“Well, it’s great to see you, the car’s waiting, I’d better go,” he said and walked out onto the forecourt, but then came back to say, “Oh, we’re having a party tonight after the show. You should come, and bring your friends.”

He gave me the details and then was gone.

Back on the highway the mood in our van had shifted towards a kind of pregnant anticipation, all eyes seemed to be on me: the sudden curio. Finally someone broke the ice and in a tone of frustrated defeat asked, “Who was that you were talking to?”

“Oh, that was Ian McLagan,” I said with as much nonchalance as I could muster, “He used to play keyboards in the Small Faces. Do you know him?”

“Bullshit!” someone yelled from the front passenger seat.

“I’m afraid it was him,” I said, “He’s got his own band these days. The Bump Band. He’s playing Glasgow tonight too. Check the gig guide.”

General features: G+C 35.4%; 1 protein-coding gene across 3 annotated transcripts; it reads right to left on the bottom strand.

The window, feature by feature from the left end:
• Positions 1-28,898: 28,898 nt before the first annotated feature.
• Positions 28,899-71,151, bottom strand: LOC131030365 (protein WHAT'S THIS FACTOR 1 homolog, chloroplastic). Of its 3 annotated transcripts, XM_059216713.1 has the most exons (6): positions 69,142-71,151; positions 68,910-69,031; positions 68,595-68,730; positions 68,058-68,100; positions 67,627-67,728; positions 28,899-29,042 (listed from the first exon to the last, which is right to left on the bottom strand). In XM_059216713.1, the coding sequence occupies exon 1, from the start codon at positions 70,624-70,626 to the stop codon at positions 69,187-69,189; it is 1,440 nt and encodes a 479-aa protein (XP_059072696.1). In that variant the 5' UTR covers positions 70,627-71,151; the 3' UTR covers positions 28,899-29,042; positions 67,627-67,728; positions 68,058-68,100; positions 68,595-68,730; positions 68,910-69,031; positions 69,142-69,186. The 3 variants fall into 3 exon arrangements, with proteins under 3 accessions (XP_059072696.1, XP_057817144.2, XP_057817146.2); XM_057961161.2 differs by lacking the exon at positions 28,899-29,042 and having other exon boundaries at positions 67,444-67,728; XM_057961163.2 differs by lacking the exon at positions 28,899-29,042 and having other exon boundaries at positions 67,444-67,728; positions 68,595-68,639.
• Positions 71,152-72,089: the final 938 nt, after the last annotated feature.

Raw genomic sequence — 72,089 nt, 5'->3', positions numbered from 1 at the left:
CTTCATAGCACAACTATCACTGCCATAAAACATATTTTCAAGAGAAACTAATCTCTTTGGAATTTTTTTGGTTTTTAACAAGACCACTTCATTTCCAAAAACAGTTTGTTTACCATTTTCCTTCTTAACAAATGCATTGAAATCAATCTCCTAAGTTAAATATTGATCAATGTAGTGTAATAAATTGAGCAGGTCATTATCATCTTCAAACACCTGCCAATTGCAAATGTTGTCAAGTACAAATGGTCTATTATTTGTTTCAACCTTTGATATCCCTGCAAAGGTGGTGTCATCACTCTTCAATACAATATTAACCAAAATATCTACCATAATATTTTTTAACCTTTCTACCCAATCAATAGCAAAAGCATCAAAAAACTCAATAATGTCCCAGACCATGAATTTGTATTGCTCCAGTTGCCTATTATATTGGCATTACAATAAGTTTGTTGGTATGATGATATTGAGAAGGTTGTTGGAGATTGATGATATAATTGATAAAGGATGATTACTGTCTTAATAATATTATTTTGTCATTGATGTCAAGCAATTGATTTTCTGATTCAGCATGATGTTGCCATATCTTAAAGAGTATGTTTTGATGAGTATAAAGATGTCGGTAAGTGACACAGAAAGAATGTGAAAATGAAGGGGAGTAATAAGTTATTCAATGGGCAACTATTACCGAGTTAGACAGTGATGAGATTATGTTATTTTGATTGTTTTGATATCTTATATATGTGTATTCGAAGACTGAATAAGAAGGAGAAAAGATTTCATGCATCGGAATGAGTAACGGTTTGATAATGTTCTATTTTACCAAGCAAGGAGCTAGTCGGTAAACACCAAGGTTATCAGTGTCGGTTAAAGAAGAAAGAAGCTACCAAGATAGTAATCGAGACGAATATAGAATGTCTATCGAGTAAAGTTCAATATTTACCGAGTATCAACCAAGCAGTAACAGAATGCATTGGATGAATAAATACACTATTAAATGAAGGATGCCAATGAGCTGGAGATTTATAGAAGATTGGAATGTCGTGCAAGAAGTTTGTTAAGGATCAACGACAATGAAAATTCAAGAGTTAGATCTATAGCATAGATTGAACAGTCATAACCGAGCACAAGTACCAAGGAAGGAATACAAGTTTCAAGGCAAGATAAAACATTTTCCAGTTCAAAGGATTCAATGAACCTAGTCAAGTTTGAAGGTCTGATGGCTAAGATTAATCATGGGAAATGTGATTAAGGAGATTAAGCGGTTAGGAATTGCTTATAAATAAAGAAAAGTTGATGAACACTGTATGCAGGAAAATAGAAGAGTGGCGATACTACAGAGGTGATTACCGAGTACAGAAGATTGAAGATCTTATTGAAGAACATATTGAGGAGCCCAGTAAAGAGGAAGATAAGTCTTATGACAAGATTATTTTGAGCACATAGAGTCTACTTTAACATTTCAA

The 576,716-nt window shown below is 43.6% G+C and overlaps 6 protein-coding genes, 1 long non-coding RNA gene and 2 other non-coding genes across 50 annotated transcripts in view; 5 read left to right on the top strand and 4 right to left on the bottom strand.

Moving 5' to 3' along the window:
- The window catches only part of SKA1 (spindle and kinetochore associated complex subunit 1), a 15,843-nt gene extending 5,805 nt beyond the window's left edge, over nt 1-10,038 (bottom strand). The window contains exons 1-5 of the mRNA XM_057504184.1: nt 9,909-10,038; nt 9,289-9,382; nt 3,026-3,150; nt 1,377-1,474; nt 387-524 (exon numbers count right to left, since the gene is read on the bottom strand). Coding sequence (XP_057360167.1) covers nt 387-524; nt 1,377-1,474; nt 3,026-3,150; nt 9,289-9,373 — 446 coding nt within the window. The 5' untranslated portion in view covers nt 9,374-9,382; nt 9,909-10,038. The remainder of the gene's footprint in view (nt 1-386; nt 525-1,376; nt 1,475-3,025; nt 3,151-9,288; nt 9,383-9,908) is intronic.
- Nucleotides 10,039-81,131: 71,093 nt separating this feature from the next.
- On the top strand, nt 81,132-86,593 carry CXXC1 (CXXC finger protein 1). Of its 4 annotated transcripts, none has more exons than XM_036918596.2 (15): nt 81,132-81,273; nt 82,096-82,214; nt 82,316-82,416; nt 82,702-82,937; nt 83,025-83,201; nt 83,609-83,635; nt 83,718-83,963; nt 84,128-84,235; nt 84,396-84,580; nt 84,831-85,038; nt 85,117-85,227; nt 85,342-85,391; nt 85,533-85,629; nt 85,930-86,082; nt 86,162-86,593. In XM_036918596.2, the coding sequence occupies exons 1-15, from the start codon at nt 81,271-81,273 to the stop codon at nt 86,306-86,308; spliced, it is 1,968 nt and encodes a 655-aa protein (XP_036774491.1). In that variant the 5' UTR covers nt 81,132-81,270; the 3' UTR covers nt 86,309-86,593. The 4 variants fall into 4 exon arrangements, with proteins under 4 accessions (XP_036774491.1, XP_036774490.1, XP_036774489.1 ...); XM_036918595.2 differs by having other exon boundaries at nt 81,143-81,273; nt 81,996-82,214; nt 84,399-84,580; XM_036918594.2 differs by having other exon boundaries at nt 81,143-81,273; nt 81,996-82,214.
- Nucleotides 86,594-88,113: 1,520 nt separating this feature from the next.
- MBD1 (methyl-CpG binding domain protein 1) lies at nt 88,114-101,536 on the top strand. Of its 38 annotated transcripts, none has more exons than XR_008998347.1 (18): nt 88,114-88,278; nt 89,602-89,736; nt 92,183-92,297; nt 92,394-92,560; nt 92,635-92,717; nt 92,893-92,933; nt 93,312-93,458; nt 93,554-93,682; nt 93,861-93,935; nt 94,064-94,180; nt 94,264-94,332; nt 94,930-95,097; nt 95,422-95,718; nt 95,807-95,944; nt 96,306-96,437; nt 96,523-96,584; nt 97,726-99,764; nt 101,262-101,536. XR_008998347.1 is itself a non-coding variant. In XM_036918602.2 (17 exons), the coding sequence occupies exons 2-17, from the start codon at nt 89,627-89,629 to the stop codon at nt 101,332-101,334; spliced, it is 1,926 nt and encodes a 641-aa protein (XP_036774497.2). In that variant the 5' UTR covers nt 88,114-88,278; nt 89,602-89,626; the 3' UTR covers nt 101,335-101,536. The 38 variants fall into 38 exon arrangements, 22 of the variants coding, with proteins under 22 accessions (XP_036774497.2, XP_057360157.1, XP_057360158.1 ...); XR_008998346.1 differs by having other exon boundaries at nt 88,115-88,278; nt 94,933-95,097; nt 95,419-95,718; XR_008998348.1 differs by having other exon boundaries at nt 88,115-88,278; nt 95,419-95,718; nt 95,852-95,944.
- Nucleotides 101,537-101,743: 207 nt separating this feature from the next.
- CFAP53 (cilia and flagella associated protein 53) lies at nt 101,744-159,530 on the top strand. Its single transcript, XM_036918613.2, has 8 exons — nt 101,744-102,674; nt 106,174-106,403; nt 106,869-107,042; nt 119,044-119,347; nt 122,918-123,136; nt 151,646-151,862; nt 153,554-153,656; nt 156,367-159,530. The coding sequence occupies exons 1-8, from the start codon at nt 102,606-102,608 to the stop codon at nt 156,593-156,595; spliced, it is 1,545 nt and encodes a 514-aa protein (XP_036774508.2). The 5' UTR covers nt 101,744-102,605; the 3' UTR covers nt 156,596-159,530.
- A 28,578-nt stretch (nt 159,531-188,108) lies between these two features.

“Then how do you know him?” someone else asked.

“Well I toured with him. I’m a working musician too. He used to play in Billy Bragg’s band. We went around Ireland together. And I see him sometimes when he comes to Australia.”

“Holly shit,” my questioner muttered to himself, “Ian McLagan…”

Yet another band member piped up from the back seat stuttering, “Oh wow… He’s actually my neighbor in Texas, he owns the ranch next door! I’ve never actually been able to meet him though.”

“Well, he’s having a private party tonight in Glasgow,” I said, and for the final blow, “I might be able to get some of you in, but I can’t promise anything.”

Even though for the rest of that tour I was regarded with only a sliver more respect, that moment at the Service Station felt deliciously satisfying, like the turning point in an 80s redemption movie. I was the Man From Snowy River, when Clancy of the Overflow came down from the mountains like a God, singling him out and saying, “Sorry to hear about your father Jim. He was a good man,” while all the fawning station workers looked on green-eyed.